Now, let’s think back to the different potential timeframes to teach inheritance investigations. Monohybrid and dihybrid investigations are possible using any of the Options A, B, C, described above. For options A and B, no matter whether you’re conducting a monohybrid or dihybrid investigation, the protocols will be similar, the difference is in the phenotypes that students will observe. However, for option C protocols will differ slightly. Monohybrid investigations can utilize the easy-to-use, complete seed disk set for simple setup and observation of seedlings. Dihybrid seed varieties are not available in seed disks, thus seeds must be manually placed onto wet paper towel in Petri dishes.

Listed below is an alternative for a Dihybrid investigation. This investigation uses the Yellow-Green Leaf trait, which does not express well (i.e. it is difficult to observe) in a Petri dish. Genetics investigations with Yellow-Green Leaf are observed most easily with plants grown in soil. They can be conducted in any of the timeframes described above, but require that seeds be germinated in soil instead of in a Petri dish.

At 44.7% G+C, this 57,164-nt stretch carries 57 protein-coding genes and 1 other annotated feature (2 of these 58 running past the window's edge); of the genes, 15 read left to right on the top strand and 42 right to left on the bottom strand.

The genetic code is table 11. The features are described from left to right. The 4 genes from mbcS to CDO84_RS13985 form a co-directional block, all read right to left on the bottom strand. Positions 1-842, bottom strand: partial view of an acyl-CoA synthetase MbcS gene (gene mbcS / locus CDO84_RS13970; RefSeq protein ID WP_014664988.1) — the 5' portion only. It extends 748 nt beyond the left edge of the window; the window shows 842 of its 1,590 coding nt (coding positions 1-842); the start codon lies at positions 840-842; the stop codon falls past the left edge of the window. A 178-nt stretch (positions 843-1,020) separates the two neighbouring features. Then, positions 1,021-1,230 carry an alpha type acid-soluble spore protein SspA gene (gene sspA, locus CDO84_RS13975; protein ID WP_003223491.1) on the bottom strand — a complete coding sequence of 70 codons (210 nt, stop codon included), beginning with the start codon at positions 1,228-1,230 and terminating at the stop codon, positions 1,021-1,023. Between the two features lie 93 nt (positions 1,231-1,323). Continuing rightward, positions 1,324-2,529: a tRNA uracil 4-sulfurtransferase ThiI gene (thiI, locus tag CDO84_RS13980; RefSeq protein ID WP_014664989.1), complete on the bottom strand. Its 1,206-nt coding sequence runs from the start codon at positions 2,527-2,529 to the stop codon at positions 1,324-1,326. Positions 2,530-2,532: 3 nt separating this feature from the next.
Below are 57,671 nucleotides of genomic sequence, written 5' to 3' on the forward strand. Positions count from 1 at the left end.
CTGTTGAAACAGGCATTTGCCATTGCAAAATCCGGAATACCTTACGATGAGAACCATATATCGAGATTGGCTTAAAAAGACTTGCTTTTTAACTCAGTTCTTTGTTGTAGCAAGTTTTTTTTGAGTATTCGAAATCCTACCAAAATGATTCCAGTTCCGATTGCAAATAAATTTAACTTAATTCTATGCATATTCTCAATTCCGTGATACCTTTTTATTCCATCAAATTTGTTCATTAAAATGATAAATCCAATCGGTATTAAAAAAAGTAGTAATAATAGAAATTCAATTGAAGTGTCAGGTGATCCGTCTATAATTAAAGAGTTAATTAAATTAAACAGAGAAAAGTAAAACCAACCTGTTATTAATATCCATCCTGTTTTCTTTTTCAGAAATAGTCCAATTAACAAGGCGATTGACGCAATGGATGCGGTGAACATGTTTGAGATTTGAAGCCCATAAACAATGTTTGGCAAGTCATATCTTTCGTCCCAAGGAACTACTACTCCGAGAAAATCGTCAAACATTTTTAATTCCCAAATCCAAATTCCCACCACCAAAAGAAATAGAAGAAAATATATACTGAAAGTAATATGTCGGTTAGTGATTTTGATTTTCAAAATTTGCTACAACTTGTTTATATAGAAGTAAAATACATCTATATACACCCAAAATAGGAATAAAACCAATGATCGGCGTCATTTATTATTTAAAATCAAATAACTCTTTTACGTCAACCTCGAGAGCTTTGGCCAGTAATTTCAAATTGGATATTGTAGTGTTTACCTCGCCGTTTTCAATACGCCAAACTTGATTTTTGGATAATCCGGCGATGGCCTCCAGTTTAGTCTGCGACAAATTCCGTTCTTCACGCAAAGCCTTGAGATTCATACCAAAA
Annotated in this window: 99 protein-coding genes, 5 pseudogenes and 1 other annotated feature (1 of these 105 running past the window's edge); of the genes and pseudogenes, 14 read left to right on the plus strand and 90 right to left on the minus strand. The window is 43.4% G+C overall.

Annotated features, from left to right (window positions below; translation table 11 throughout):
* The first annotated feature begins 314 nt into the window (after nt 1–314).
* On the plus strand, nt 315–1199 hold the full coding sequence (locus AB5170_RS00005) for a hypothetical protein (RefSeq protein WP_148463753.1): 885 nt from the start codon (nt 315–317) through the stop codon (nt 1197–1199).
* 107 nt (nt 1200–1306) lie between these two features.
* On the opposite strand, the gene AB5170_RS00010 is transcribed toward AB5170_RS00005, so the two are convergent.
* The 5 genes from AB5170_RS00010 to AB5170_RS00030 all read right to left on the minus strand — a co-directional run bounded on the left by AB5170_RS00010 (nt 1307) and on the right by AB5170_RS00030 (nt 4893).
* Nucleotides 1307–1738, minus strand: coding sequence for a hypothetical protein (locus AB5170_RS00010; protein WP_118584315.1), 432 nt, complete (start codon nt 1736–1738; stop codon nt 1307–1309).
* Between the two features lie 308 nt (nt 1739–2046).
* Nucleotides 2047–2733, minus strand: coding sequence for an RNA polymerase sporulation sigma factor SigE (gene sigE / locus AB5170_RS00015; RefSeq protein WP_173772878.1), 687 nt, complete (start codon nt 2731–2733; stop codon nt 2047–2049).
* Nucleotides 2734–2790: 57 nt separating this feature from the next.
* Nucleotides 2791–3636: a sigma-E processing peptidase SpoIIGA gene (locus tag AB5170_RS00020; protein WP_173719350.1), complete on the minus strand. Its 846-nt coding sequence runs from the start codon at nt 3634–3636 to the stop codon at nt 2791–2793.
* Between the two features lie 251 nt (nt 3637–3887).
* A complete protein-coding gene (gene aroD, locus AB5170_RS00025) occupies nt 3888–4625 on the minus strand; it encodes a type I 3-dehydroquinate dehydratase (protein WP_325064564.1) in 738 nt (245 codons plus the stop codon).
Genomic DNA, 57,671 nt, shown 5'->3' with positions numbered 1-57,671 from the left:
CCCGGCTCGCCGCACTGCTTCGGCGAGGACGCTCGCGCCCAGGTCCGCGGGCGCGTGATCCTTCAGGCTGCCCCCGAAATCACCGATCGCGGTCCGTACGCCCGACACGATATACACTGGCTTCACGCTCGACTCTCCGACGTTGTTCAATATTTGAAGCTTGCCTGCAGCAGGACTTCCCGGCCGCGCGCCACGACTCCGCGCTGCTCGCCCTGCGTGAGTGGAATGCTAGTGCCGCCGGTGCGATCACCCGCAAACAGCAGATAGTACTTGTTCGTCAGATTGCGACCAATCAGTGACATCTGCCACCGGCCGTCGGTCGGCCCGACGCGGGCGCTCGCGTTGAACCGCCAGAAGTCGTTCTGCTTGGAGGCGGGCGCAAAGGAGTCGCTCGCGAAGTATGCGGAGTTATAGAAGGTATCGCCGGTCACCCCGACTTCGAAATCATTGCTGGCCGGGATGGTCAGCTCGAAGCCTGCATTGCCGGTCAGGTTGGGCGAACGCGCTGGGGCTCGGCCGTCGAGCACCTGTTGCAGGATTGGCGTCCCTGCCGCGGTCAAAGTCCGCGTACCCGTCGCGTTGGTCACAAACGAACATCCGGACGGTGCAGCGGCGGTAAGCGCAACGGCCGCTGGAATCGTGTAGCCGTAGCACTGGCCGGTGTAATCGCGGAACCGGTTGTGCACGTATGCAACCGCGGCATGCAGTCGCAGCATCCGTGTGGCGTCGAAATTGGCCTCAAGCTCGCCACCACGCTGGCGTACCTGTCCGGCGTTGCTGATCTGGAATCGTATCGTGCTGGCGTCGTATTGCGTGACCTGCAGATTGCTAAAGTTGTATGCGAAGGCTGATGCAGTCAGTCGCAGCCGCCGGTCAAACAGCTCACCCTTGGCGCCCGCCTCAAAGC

Teach Inheritance with Dihybrid Fast Plants -- Leaf Color and Stem Color
Where to start? Choosing a growing system

Whether you’re using a ready-to-go growing system kit or a DIY growing system solution, Fast Plants are easy to grow in a variety different growing systems. To be successful, a Fast Plants growing system should provide continuous moisture (via wicking), utilize a soil-free potting mix, and be placed under continuous, 24-hour, light of sufficient intensity. Check out this video for a short overview of three popular, time-tested growing systems. After that, continue watching this playlist for detailed planting guides in different growing systems. Finally, check out the Preparation page for links to DIY guides for popular growing systems. Now, get growing! 🌱